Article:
Successful Failure

Failure.  One of the words you will seldom hear tripping off the tongue of managers or leaders.  In fact, it’s amazing how infrequently it’s discussed, all things considered.  Years and years of experience adds up to innumerable business lunches, networking events, and coffees with colleagues.  Yet I can’t recall one single instance where someone admitted or discussed or even mentioned a professional failure.  Ego perhaps being the truest enemy of honesty.

But any experienced professional has certainly dealt with failure at one time or another.  After all, it’s how we learn best.  And learning it is part of earning it, when it comes to building a successful and robust career.

I’ve been thinking a lot about failure recently.  Small bumps in the road are simple enough to contend with; but the larger ones – the catastrophic ones – have a way of testing the very essence of who you are.  Fight or flight; run away, or stand your ground; meet your responsibilities, or duck and cover; make the hard calls, or defer to affability; go down with the ship, or be the first one in a life raft.  Every choice made is a testament to your professional integrity, and ultimately to your character.  At times it seems that the world rewards the cowards.  Ditch the sinking project, and leave everyone else holding the bag?  Smart guy!  But life is long, as are careers, and things have a way of coming around again, full circle.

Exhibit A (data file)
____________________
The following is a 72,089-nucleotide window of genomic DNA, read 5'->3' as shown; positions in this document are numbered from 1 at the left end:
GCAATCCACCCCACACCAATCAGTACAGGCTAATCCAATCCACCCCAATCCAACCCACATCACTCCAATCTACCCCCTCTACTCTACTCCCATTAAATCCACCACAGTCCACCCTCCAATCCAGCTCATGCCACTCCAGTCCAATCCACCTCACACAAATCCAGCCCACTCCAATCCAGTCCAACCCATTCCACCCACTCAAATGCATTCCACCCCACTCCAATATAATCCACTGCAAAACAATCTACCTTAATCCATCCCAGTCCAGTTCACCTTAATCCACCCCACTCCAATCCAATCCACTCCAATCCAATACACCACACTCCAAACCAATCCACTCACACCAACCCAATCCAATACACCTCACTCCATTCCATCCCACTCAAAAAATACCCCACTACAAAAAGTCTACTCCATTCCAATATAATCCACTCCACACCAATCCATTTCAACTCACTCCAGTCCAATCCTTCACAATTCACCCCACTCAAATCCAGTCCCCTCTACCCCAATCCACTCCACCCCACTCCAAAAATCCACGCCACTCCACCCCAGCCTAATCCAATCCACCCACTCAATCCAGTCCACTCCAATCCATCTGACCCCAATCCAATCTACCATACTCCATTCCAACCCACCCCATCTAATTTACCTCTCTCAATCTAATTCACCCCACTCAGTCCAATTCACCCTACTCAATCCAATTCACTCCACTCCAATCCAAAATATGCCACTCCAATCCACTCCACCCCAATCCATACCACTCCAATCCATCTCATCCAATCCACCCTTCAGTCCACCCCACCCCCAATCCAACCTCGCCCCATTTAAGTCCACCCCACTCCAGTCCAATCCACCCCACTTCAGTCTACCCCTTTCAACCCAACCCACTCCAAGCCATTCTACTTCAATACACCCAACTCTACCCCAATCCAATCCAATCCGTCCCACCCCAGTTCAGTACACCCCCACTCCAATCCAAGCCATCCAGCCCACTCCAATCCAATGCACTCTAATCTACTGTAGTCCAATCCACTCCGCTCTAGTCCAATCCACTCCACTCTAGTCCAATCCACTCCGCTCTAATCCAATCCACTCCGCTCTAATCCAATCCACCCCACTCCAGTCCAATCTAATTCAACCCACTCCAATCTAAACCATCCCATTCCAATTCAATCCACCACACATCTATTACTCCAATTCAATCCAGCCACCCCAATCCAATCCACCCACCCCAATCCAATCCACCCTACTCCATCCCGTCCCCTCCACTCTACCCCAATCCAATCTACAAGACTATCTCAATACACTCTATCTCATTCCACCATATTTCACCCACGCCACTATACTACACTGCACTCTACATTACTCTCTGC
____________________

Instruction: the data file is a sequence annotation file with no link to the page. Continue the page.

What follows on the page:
Projects are risky.  They can fail for a number of reasons, and failure rates are high.  As a project manager, you never know when you’ll meet your match.  Invariably, at some time or another, you will face a challenge that you cannot conquer – regardless of your skill set, your capabilities, your latest shiny version of PMBOK.  How you cope with failure defines who you are.  Sometimes professionalism demands that you stick around for the hard times; manage through them; have the difficult conversations; and take it on the chin.  It’s about being a grown-up.  It’s about dependability; maturity; and integrity.

At the end of the day, who would you want in charge?  The guy or gal who runs for the door at the first sign of smoke; or someone who sees the trouble ahead, stands their ground, raises the alert, and takes charge of navigating the course ahead – for better or worse.